MEXICO CITY, May 3 – Mexico was increasingly optimistic on Sunday its H1N1 flu epidemic was coming under control, after officials said stabilizing fatality figures suggested the virus was not as lethal as first feared.
Although the latest toll crept up to 19 deaths and 454 infected patients, Health Minister Jose Angel Cordova said "each day we’re seeing fewer serious cases."
He added: "The mortality rate is dropping."
The picture emerging of the virus was considerably less dramatic than that painted by the Mexican government just days earlier, when it spoke of 159 "probable" deaths from the new variant of swine flu which was shown to be spread by human-to-human contact.
Stringent tests by US and Canadian labs on the mountain of "probable" cases subsequently excluded the majority, and left the much-smaller confirmed toll.
Rigorous containment measures in Mexico, such as closing many non-essential businesses and urging people to stay at home during a holiday weekend, had also limited the spread.
Antiviral medicines were found to work against the H1N1 flu.
Still, Mexican, US and international health officials remained cautious, and the World Health Organization was maintaining its warning that a global pandemic was "imminent."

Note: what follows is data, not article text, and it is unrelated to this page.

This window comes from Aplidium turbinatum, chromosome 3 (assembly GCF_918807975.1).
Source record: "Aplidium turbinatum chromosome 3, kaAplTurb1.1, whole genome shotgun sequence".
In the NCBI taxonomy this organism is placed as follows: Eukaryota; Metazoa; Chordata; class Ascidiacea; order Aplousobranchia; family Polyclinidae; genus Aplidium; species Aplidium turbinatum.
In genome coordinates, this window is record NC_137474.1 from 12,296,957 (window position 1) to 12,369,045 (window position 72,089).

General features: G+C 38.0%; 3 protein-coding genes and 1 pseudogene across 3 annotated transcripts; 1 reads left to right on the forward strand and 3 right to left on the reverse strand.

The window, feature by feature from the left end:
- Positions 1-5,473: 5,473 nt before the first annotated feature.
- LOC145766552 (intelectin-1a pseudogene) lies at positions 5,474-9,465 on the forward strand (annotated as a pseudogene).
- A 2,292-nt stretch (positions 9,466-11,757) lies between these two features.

Several countries put up barriers in their contacts with Mexico and Mexicans.
China, Argentina, Cuba, Ecuador and Peru have cut Mexico flights, and several — including China and other big Asian nations — have banned imports of Mexican pork products despite scientific advice that the swine flu could not be caught from eating pig meat.
Those moves earned Mexico’s ire.
It has threatened a World Trade Organization challenge to the pork ban, and on Saturday the government slammed China in particular for isolating arriving Mexicans with no flu symptoms.
According to the Mexican embassy in Beijing, 40 Mexican nationals were being kept in isolation in different parts of China despite being checked and showing no symptoms of the virus.
Mexican Foreign Minister Patricia Espinosa, criticizing the "unjustified measures," advised Mexican citizens to avoid travel to China.
In the United States, a health official raised questions over the perception that the flu virus originated in Mexico.
He said it was possible the H1N1 virus may have originated in California, based on two cases reportedly detected there in late March, before Mexico’s flu emergency was sparked by the death of a woman to the flu in mid-April.
President Felipe Calderon discussed the crisis with US President Barack Obama on Saturday, the White House said.